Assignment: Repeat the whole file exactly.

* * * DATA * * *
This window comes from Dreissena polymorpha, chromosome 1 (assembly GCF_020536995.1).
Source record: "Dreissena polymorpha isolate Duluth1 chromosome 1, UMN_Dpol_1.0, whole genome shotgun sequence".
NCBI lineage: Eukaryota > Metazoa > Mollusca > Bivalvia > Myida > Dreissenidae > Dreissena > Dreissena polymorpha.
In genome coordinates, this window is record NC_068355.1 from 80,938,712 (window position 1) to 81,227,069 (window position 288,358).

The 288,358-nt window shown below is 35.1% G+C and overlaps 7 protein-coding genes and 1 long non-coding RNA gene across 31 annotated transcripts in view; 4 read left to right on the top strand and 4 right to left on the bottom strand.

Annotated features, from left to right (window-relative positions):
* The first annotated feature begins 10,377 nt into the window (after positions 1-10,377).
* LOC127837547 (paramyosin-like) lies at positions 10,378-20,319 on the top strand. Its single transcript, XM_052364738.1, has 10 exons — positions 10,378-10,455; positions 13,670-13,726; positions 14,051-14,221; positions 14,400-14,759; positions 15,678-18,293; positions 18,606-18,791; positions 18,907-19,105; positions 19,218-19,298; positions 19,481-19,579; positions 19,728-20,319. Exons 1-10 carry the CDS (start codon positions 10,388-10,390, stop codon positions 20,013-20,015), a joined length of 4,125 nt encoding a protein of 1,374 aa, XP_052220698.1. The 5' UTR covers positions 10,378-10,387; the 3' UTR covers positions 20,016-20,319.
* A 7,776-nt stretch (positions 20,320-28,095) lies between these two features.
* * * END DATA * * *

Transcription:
This window comes from Dreissena polymorpha, chromosome 1 (assembly GCF_020536995.1).
Source record: "Dreissena polymorpha isolate Duluth1 chromosome 1, UMN_Dpol_1.0, whole genome shotgun sequence".
NCBI lineage: Eukaryota > Metazoa > Mollusca > Bivalvia > Myida > Dreissenidae > Dreissena > Dreissena polymorpha.
In genome coordinates, this window is record NC_068355.1 from 80,938,712 (window position 1) to 81,227,069 (window position 288,358).

The 288,358-nt window shown below is 35.1% G+C and overlaps 7 protein-coding genes and 1 long non-coding RNA gene across 31 annotated transcripts in view; 4 read left to right on the top strand and 4 right to left on the bottom strand.

Annotated features, from left to right (window-relative positions):
* The first annotated feature begins 10,377 nt into the window (after positions 1-10,377).
* LOC127837547 (paramyosin-like) lies at positions 10,378-20,319 on the top strand. Its single transcript, XM_052364738.1, has 10 exons — positions 10,378-10,455; positions 13,670-13,726; positions 14,051-14,221; positions 14,400-14,759; positions 15,678-18,293; positions 18,606-18,791; positions 18,907-19,105; positions 19,218-19,298; positions 19,481-19,579; positions 19,728-20,319. Exons 1-10 carry the CDS (start codon positions 10,388-10,390, stop codon positions 20,013-20,015), a joined length of 4,125 nt encoding a protein of 1,374 aa, XP_052220698.1. The 5' UTR covers positions 10,378-10,387; the 3' UTR covers positions 20,016-20,319.
* A 7,776-nt stretch (positions 20,320-28,095) lies between these two features.